But I was surprised when I found references to Mrs. Dalloway in two more essays in the same section: “The Musician” and “Dressing.” I knew Priscilla admired Woolf’s work, but I didn’t think she’d been a significant influence. So I asked her, “What’s with this?” She replied that she had written the essays at different times, had assembled the collection in a fitting order, but hadn’t realized there were Woolf references in three closely-sequenced essays.

When I delved into Woolf references in contemporary fiction* several years ago, I noted how they often were positioned to identify a time or a milieu in young women’s lives. They do that in Priscilla’s essays, but these aren’t fiction—Priscilla and her feminist cohort were reading A Room of One’s Own; young women were pondering the life and times of Clarissa Dalloway. I still find fictional references, and I read a number of personal essays every week. I frequently come across writers’ tributes to Woolf’s influence, or references to her novels or characters. Posters still hang in dorm rooms; Mrs. Dalloway and To the Lighthouse are on many a beside table of many a woman, young and old, in fiction and in life.

*Editor’s Note: Alice Lowe’s monograph, Beyond the Icon: Virginia Woolf in Contemporary Fiction, is available from Cecil Woolf Publishers. You can also find more posts about Woolf in contemporary fiction.

 

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After having an essay published last year in Spry Literary Journal, I was invited to contribute to abcsSpry’s ABC series. Writing for Beginners and Fiction Writing would be followed by the ABCs of Creative Nonfiction, and I could write on the letter of my choice.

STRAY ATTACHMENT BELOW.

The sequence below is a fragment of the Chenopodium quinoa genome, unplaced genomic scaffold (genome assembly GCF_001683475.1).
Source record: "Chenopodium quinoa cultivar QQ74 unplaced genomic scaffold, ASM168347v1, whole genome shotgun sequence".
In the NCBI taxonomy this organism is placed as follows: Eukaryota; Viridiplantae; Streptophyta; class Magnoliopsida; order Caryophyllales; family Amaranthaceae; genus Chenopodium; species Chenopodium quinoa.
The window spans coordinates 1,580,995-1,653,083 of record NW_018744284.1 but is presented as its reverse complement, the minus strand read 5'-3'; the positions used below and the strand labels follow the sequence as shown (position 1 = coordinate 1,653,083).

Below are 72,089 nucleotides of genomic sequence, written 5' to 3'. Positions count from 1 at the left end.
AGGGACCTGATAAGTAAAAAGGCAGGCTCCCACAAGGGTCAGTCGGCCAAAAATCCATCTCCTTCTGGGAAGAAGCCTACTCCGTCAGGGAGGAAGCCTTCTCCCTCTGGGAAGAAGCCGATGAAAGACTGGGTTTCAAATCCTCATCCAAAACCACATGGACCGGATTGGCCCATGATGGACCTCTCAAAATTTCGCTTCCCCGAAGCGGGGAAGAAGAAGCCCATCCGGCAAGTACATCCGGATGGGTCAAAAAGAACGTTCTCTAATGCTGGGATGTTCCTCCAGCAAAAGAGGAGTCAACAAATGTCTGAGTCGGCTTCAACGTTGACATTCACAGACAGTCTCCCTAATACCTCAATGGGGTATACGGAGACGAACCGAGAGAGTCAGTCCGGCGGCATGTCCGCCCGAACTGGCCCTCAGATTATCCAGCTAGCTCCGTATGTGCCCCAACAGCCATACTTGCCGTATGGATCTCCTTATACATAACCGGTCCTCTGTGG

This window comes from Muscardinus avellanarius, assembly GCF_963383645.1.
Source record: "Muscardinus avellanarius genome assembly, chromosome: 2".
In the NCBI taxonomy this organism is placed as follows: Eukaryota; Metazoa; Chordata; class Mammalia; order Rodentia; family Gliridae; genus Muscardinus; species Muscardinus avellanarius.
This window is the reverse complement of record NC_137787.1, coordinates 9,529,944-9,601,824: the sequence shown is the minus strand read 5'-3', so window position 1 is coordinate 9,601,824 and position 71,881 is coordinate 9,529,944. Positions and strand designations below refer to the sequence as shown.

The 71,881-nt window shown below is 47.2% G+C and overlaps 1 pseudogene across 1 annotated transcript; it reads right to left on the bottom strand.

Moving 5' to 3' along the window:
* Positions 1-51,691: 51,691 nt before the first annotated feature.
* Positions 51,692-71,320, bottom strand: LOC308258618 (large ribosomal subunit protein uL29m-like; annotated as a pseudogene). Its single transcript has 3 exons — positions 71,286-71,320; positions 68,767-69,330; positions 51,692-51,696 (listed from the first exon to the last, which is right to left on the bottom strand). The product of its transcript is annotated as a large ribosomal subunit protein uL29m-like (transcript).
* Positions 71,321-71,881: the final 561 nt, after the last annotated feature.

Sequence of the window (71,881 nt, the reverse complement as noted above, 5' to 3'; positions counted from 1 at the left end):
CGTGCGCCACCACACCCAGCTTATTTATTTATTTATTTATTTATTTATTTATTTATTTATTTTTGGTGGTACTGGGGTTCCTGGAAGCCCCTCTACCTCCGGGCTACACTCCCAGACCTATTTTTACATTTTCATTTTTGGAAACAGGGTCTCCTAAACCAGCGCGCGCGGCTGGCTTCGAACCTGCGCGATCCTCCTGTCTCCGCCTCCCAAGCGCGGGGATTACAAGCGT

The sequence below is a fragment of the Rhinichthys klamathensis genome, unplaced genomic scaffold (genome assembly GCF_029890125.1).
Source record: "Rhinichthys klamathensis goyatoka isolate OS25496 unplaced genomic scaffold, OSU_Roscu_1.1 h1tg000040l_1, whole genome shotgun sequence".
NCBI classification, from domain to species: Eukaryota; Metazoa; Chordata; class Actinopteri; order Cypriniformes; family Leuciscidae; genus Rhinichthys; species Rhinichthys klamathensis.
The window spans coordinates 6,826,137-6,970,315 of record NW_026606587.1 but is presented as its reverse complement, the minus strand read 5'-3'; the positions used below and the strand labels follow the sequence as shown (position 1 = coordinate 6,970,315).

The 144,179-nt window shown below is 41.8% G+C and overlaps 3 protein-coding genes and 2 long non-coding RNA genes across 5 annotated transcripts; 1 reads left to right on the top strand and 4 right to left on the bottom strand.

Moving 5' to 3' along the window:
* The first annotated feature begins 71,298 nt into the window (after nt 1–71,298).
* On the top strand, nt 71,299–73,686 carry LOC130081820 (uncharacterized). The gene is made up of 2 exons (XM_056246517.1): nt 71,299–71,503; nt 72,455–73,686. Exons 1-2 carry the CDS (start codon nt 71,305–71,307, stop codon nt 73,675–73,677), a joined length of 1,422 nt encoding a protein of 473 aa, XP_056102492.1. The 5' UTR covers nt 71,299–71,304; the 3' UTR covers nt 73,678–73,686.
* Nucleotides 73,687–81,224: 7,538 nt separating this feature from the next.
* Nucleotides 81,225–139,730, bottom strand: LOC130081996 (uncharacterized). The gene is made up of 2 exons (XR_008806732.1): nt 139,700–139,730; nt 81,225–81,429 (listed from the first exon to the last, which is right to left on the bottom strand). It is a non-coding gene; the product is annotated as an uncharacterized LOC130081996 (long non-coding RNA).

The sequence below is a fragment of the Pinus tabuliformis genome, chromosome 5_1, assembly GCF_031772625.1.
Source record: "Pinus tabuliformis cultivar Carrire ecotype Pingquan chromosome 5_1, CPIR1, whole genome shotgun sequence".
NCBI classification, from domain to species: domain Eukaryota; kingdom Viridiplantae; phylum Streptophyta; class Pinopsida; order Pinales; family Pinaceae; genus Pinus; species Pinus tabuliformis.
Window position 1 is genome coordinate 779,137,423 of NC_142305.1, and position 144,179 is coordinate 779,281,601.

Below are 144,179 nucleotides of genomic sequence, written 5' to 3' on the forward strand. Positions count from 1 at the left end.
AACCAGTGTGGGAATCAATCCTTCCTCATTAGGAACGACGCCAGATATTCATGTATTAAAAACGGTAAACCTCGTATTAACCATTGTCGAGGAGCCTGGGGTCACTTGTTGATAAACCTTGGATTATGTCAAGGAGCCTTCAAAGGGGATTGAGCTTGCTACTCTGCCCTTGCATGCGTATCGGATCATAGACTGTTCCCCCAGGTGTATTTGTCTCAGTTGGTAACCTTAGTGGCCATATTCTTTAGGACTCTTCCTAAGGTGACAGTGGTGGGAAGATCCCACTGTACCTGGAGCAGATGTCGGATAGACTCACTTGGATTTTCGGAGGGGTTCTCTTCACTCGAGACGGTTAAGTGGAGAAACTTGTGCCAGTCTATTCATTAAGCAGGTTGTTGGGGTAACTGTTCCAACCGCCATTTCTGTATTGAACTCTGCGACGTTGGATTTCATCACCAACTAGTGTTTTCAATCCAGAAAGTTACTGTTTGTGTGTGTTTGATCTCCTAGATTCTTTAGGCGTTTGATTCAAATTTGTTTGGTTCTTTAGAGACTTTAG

I quickly claimed the letter “M” with its myriad manifestations–memoir, memory, motivation, and metaphor, to name just a few. And what about mentors and muses? I’d written a chapter, “A Muse of One’s Own,” for the 2014 book Writing after Retirement(yes, of course I spotlight Virginia Woolf!)–so I adapted it for this project.

Editor’s Note: You can finish reading this post on Alice’s blog: ABCs of Creative Nonfiction | Alice Lowe blogs … about writing & reading & Virginia Woolf

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At the 26th Annual International Conference on Virginia Woolf, scholar Catherine Hollis Small Backs of Childrenmade the connection between Virginia Woolf and Lidia Yukavitch’s novel The Small Backs of Children in her paper, “Thinking Through Virginia Woolf: Woolf as Portal in Lidia Yuknavitch’s The Small Backs of Children.”

Hollis was part of a fascinating panel titled “Woolf’s Legacy to Female Writers,” along with Eva Mendez, who spoke about Alice Munro, and Amy Muse, who spoke about Sarah Ruhl.

Hollis also wrote a review of Yuknavitch’s novel for Public Books in which she connects it to Woolf’s critique of gendered violence. “The Woolf Girl” appears in the December 15 issue of the online review site devoted to interdisciplinary discussion of books and the arts.

For more on the novel’s connections with Woolf, read Alice Lowe’s blog post, “Lidia Yuknavitch novel draws on Woolf.”

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Here’s Blogging Woolf contributor Alice Lowe’s essay on the work world for women in the not too distant past. She’s the author of two monographs published by Cecil Woolf Publishers:

Alice Lowe

Alice Lowe

  • Virginia Woolf as Memoirist: “I am made and remade continually” – Bloomsbury Heritage Monograph #72, Cecil Woolf Publishers
  • Beyond the Icon: Virginia Woolf in Contemporary Fiction – Bloomsbury Heritage Monograph #58, Cecil Woolf Publishers, 2010

[This essay was originally published in Crab Creek Review, Vol. 2016, #1] But can she type? Back in the early 1970s, when my latent feminist consciousness was starting to awaken, I bought a poster, a 16 by 24-inc…

Source: But can she type?